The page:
I just think it is so cool you are pursuing this degree. Here’s to less stressful second semesters! 🙂

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  3. You got me thinking about why people don’t eat Canada Geese. So I did a bit of Googling and it seems like the main issue is that they are really, really greasy (though many say they are very tasty if properly prepared). Also, they eat grass with herbicides.

    You also got me thinking about Canada Goose management strategies. I remember Stanley Park and Granville Island, in Vancouver, had large grassy areas fully covered in goose poop when the spring goslings were close to adult age. I heard from someone that Stanley Park management addled some of the goose eggs but I don’t know if that is true or not. I heard something else about the management of Canada Geese in Calgary’s Prince’s Island Park, which sounded improbable. But after a quick Google search, it turns out it is true:

    “When it is necessary to address pest problems with geese in Calgary, goslings are carefully collected and removed from select sites where the birds have been a problem in the past. Once removed, the goslings are taken to a federally licensed expert who cares for the birds for three to four weeks until they are old enough to survive on their own. Then, the geese are released into rural wetlands , such as Ducks Unlimited lands or provincial fish and game reserves where migratory flocks with young are found. Once freed, the young birds quickly adapt and join the migratory flocks in a more natural environment.” (from calgary.ca)

    I do think it makes sense to manage Canada Geese when their numbers get too large. But I do appreciate seeing some of them around in the winter. On winter evenings, I’ve seen them congregate in certain areas of the Bow River. A pleasant sight.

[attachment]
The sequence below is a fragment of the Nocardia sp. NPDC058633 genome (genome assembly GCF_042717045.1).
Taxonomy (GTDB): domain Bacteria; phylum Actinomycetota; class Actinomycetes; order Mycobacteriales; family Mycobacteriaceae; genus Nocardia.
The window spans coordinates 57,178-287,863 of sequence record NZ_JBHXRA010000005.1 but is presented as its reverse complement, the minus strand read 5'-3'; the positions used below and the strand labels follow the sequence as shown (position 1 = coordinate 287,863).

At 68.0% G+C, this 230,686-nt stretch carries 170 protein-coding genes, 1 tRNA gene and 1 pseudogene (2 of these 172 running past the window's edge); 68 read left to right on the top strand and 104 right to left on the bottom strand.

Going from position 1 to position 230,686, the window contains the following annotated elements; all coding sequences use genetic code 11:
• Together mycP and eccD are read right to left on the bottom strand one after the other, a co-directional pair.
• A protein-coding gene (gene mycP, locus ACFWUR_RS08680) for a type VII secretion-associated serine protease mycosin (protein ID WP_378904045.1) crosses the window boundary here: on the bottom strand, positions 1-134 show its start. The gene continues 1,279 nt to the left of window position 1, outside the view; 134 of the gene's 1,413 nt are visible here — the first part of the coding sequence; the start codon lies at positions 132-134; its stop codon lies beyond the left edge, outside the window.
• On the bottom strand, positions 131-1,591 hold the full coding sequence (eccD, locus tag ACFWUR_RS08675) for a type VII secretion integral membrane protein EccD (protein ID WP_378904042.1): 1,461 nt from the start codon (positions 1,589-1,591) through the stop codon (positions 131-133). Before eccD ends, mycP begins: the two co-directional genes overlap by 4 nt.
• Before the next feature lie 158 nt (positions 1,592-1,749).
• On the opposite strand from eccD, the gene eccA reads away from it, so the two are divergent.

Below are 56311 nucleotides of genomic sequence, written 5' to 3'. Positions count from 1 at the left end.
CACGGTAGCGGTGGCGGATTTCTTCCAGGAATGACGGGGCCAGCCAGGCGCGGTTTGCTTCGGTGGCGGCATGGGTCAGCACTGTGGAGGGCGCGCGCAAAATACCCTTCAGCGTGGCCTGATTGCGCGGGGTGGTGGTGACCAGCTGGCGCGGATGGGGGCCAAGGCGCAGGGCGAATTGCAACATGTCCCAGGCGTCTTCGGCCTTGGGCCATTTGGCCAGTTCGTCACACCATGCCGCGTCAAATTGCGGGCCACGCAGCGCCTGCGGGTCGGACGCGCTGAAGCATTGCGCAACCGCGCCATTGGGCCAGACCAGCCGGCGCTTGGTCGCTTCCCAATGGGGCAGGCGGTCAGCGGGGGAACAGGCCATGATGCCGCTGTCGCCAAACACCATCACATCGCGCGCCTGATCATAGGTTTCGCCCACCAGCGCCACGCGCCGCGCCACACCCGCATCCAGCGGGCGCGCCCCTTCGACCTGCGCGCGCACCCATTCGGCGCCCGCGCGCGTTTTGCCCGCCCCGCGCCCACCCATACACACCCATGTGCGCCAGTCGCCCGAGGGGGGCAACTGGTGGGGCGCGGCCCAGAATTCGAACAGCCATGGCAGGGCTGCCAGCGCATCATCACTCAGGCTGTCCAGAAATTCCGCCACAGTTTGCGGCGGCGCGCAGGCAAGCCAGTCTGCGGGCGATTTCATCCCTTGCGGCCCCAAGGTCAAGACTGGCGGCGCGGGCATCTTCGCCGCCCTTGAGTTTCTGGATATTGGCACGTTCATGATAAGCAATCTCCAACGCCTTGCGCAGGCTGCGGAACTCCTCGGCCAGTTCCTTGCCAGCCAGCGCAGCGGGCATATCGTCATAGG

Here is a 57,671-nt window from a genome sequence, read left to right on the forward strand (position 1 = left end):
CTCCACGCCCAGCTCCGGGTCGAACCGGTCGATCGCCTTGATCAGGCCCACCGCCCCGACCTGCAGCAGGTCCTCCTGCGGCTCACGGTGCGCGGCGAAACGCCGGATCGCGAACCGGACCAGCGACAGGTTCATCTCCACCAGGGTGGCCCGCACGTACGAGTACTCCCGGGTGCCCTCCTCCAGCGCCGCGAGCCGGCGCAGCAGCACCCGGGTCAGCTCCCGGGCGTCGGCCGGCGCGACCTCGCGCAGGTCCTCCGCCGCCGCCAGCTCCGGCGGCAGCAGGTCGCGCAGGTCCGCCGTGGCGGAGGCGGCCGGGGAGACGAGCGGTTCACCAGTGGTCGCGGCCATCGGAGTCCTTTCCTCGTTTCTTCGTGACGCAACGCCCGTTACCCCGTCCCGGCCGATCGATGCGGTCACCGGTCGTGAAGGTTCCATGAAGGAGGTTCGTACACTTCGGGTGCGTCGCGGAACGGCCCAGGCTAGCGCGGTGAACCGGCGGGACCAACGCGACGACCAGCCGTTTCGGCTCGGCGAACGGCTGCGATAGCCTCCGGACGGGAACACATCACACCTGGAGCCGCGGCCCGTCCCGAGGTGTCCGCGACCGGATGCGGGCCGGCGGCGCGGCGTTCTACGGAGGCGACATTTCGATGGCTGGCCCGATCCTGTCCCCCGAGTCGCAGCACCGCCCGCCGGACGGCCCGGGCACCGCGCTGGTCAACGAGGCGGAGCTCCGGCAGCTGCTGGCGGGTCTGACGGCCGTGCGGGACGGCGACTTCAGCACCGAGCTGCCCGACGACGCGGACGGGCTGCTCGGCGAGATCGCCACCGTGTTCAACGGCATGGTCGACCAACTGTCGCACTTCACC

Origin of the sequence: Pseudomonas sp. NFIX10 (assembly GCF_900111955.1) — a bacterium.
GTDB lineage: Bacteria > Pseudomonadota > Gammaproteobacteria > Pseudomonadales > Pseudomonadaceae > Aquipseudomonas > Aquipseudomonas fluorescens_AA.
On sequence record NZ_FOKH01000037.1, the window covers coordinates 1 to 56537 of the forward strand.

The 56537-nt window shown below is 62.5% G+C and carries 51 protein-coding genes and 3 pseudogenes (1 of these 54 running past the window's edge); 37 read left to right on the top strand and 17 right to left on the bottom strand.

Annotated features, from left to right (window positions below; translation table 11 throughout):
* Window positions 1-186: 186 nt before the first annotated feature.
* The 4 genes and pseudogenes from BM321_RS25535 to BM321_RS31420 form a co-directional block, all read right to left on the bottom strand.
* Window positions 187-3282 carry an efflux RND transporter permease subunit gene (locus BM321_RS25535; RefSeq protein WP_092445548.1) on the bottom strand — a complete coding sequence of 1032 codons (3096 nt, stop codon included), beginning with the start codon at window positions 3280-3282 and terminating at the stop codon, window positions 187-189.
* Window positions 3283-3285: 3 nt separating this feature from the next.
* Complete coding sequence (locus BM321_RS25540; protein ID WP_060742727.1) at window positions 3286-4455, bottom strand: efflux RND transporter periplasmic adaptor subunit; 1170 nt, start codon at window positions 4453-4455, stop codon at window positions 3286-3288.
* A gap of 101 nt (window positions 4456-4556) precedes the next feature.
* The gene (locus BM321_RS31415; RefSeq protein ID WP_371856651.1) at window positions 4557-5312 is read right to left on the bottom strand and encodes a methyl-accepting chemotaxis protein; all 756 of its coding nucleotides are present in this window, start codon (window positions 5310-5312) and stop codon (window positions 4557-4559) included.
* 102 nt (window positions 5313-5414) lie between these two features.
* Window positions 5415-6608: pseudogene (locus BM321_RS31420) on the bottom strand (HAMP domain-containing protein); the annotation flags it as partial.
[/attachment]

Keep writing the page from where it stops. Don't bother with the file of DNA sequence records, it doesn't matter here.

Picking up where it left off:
That’s neat that you saw the swans with their young. I like knowing that animals are carrying out their life cycles near where I live.

    Thanks so much for your supportive words about school. I didn’t want to respond to your message earlier because I wasn’t sure I would make it through my first semester. I did! Yay! And now I feel hopeful about my second semester. 🙂

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  4. Swans are compelling true & very beautiful but above all they are”SKITTISH”! Wild swans that is.Ones which have been conditioned in park ponds are very different.

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    1. I assume wild swans are more skittish than park swans. I’ve never been close enough to wild swans to test their “comfort distance”. They’ve always been on the opposite side of a water body I couldn’t cross or go around, or flying way up in the sky. At least you got some great photos of them running across water before taking off! Do you see them on fresh and/or salt water near Tofino?

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      1. Salt,but they always hang out at the end of a quiet inlet with a fresh water stream.

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        1. Interesting. Thanks for sharing your observation :-).